Household Food Insecurity Is Associated With Physical Activity in Youth and Young Adults With Diabetes: A Cross-Sectional Study

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Lauren A. Reid South College, Atlanta, GA, USA
University of South Carolina, Columbia, SC, USA

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Marco Geraci University of South Carolina, Columbia, SC, USA
Sapienza University of Rome, Rome, Italy

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Jason A. Mendoza Fred Hutchinson Cancer Center, Seattle, WA, USA
Seattle Children’s Research Institute, Seattle, WA, USA

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Anwar T. Merchant University of South Carolina, Columbia, SC, USA

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Beth A. Reboussin Wake Forest School of Medicine, Winston Salem, NC, USA

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Russell R. Pate University of South Carolina, Columbia, SC, USA

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Lawrence M. Dolan University of Cincinnati, Cincinnati, OH, USA

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Katherine A. Sauder University of Colorado Anschutz Medical Campus, Aurora, CO, USA

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Eva Lustigova Kaiser Permanente Southern California, Pasadena, CA, USA

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Grace Kim University of Washington School of Medicine, Seattle, WA, USA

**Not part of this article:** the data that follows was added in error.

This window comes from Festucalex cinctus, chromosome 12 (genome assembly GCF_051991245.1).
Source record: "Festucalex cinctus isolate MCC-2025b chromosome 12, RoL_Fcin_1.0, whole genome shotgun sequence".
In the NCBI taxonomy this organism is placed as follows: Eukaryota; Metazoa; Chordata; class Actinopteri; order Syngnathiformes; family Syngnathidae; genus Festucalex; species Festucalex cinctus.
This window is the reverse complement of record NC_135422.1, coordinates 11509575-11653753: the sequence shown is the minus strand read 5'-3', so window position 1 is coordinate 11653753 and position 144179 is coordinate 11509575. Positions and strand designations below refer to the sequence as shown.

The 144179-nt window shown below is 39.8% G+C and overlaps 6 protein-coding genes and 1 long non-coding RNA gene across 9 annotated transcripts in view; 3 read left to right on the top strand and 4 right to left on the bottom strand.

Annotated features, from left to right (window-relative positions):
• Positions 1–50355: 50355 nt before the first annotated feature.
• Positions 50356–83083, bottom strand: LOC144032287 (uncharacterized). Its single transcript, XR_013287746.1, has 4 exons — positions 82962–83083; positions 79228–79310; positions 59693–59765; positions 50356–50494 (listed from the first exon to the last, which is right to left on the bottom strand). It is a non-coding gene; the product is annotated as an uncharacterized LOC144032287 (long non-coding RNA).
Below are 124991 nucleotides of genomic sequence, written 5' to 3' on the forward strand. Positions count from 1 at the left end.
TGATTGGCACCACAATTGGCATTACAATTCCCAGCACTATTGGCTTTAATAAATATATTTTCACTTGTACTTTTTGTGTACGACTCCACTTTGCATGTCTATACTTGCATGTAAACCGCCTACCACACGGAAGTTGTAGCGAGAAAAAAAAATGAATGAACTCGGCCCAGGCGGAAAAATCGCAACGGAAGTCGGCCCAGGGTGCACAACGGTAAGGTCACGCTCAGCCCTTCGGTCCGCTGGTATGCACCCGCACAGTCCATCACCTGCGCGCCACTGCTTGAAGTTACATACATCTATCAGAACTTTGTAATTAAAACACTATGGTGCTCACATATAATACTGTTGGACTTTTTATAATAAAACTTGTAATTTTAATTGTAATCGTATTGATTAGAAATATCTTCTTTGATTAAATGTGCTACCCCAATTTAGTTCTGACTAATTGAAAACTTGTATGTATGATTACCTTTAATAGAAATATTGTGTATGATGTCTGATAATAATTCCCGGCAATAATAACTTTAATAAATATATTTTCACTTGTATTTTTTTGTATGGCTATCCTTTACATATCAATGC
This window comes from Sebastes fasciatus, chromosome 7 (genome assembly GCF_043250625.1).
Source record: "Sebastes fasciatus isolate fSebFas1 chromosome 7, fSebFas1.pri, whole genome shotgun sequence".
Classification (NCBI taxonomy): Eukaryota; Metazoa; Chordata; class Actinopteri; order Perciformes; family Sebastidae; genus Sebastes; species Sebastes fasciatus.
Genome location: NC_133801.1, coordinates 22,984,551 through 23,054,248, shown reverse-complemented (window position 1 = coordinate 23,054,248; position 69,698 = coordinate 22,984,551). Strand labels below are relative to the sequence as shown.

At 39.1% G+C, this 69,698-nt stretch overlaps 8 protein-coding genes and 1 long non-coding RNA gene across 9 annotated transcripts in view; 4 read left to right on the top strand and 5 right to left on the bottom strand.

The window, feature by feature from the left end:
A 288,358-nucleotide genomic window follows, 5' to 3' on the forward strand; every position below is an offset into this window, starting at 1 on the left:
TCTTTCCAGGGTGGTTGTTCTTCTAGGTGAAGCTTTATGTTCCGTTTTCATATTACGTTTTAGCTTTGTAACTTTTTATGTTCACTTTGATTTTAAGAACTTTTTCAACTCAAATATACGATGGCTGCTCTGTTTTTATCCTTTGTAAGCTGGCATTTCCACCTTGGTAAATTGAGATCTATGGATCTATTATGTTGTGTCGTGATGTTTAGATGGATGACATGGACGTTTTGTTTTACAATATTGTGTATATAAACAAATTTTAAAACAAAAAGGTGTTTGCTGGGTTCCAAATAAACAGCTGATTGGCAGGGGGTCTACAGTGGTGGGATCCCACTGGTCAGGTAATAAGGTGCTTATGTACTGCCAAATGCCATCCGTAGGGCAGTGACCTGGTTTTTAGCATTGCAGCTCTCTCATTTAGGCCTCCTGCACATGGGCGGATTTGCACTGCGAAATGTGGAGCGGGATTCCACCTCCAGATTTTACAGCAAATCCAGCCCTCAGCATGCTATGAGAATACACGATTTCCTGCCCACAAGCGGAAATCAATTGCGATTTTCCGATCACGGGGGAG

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Angela D. Liese Department of Epidemiology and Biostatistics, Arnold School of Public Health, University of South Carolina, Columbia, SC, USA

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Background: Physical activity (PA) is essential for optimal diabetes management. Household food insecurity (HFI) may negatively affect diabetes management behaviors. The purpose of this study was to cross-sectionally examine the association between HFI and PA in youth and young adults (YYA) with type 1 (N = 1998) and type 2 (N = 391) diabetes from the SEARCH for Diabetes in Youth Study. Methods: HFI was measured with the US Household Food Security Survey Module. PA was measured with the International Physical Activity Questionnaire Short Form. Walking, moderate-intensity PA (excluding walking), vigorous-intensity PA, moderate- to vigorous-intensity PA, and total PA were estimated as minutes per week, while time spent sitting was assessed in minutes per day. All were modeled with median regression. Meeting PA guidelines or not was modeled using logistic regression. Results: YYA with type 1 diabetes who experienced HFI spent more time walking than those who were food secure. YYA with type 2 diabetes who experienced HFI spent more time sitting than those who were food secure. Conclusions: Future research should examine walking for leisure versus other domains of walking in relation to HFI and use objective PA measures to corroborate associations between HFI and PA in YYA with diabetes.

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